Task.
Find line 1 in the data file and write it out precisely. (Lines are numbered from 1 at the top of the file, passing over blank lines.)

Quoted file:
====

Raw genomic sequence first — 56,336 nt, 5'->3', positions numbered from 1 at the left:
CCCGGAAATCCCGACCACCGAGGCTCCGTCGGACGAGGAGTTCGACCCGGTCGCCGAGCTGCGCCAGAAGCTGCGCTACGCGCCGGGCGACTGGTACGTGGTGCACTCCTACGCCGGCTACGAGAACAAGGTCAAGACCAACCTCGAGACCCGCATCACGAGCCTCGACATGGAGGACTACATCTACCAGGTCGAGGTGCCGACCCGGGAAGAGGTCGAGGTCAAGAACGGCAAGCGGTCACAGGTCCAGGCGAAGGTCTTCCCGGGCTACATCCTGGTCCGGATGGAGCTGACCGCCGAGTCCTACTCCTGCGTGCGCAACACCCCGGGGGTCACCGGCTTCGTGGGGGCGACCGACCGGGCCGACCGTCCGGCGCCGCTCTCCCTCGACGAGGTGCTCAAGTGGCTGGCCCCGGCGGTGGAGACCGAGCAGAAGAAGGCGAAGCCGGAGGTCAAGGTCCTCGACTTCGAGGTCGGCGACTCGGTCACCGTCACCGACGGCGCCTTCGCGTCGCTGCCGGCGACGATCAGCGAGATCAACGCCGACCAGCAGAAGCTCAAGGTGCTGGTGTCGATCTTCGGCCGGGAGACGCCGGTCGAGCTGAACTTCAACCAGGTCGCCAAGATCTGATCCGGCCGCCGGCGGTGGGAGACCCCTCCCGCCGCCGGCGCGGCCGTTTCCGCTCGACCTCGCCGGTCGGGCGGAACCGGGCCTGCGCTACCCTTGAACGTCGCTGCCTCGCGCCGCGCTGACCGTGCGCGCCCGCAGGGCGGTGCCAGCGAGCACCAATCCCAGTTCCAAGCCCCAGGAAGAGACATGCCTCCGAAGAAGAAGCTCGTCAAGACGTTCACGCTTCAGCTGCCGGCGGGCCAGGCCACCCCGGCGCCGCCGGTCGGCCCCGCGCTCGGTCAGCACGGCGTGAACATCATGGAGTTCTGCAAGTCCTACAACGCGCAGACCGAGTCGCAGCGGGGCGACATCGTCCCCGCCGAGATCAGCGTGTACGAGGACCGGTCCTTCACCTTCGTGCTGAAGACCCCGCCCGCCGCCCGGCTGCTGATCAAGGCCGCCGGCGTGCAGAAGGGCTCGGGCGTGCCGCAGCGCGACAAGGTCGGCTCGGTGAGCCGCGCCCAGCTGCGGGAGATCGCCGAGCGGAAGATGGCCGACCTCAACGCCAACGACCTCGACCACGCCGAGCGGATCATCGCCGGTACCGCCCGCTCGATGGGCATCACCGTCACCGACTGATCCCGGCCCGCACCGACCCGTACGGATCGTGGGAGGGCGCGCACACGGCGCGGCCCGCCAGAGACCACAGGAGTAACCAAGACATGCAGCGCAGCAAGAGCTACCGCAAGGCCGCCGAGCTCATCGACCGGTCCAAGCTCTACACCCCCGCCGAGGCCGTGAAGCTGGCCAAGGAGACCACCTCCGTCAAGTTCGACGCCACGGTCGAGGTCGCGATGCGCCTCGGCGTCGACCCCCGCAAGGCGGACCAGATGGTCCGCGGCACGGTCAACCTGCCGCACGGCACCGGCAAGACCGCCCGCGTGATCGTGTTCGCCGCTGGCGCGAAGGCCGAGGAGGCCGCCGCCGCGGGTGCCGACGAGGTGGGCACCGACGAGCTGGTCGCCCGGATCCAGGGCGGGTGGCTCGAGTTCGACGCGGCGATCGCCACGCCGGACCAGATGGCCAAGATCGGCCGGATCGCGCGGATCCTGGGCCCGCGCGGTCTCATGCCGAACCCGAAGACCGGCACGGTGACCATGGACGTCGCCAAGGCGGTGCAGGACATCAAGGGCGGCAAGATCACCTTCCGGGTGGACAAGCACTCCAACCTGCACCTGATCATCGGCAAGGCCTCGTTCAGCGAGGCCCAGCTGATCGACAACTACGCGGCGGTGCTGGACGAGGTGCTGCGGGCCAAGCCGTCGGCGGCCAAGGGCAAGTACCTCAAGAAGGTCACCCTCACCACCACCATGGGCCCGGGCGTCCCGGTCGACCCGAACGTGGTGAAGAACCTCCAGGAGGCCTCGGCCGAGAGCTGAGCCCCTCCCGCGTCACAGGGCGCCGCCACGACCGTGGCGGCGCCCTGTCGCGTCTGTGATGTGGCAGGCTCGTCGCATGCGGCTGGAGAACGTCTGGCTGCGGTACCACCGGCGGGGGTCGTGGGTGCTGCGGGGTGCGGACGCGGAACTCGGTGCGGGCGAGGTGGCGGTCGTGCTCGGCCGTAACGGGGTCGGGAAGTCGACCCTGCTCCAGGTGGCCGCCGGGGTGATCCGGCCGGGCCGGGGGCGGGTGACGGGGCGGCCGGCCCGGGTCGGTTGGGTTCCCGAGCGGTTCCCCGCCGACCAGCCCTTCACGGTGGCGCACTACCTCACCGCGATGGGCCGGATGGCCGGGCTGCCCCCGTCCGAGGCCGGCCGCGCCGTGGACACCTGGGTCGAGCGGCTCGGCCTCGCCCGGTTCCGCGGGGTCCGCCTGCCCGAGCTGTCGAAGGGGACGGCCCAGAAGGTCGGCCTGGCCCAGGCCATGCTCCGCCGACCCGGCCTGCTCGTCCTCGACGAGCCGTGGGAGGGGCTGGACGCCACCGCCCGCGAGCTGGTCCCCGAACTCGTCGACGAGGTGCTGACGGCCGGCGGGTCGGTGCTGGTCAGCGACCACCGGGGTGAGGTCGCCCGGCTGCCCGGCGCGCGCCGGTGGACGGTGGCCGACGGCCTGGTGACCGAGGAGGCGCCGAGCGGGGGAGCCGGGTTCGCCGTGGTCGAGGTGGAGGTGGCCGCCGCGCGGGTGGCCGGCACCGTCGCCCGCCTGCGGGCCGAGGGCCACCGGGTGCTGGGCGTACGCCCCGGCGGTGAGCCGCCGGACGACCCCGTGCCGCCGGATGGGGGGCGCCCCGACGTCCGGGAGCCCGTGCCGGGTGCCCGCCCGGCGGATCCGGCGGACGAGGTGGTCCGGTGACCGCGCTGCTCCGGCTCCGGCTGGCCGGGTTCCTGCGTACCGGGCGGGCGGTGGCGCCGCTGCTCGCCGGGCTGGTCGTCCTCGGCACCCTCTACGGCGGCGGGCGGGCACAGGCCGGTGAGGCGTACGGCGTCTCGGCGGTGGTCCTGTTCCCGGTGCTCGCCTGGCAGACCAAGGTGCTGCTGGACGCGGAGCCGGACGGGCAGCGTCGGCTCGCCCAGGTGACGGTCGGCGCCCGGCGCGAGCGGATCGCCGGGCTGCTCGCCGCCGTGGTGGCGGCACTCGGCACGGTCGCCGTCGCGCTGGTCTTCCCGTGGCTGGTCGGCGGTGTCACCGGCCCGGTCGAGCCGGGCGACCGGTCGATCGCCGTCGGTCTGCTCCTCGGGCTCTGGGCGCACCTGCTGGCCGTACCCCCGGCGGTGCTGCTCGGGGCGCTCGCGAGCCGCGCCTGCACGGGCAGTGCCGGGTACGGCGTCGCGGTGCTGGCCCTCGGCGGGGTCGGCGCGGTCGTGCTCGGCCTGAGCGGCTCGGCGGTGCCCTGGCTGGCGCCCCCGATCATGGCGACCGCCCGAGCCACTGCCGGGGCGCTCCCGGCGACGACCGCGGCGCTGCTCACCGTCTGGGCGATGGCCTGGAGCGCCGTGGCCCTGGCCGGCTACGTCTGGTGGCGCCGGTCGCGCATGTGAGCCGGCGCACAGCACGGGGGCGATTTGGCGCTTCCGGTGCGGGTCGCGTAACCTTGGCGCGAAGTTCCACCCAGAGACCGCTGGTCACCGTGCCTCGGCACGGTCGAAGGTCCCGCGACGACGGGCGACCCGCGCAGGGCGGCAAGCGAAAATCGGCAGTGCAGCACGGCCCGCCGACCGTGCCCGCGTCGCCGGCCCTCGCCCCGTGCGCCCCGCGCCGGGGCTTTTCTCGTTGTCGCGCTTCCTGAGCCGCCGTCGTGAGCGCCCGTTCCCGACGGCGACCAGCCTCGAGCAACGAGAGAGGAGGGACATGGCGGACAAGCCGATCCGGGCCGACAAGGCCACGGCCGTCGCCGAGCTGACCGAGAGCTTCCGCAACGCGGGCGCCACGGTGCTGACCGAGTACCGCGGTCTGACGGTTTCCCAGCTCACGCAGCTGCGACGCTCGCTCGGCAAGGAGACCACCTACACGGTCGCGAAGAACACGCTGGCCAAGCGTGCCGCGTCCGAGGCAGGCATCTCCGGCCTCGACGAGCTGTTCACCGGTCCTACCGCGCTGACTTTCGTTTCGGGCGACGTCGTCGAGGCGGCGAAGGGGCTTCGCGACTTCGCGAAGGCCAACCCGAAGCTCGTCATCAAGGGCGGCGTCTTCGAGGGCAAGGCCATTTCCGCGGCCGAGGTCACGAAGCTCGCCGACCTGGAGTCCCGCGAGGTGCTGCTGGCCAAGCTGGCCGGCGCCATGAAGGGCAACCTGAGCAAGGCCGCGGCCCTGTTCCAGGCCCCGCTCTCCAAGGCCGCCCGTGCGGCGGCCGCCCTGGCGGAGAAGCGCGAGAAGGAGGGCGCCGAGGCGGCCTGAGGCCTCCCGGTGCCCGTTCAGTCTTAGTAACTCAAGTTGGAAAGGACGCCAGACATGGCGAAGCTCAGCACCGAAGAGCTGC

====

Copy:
Raw genomic sequence first — 56,336 nt, 5'->3', positions numbered from 1 at the left: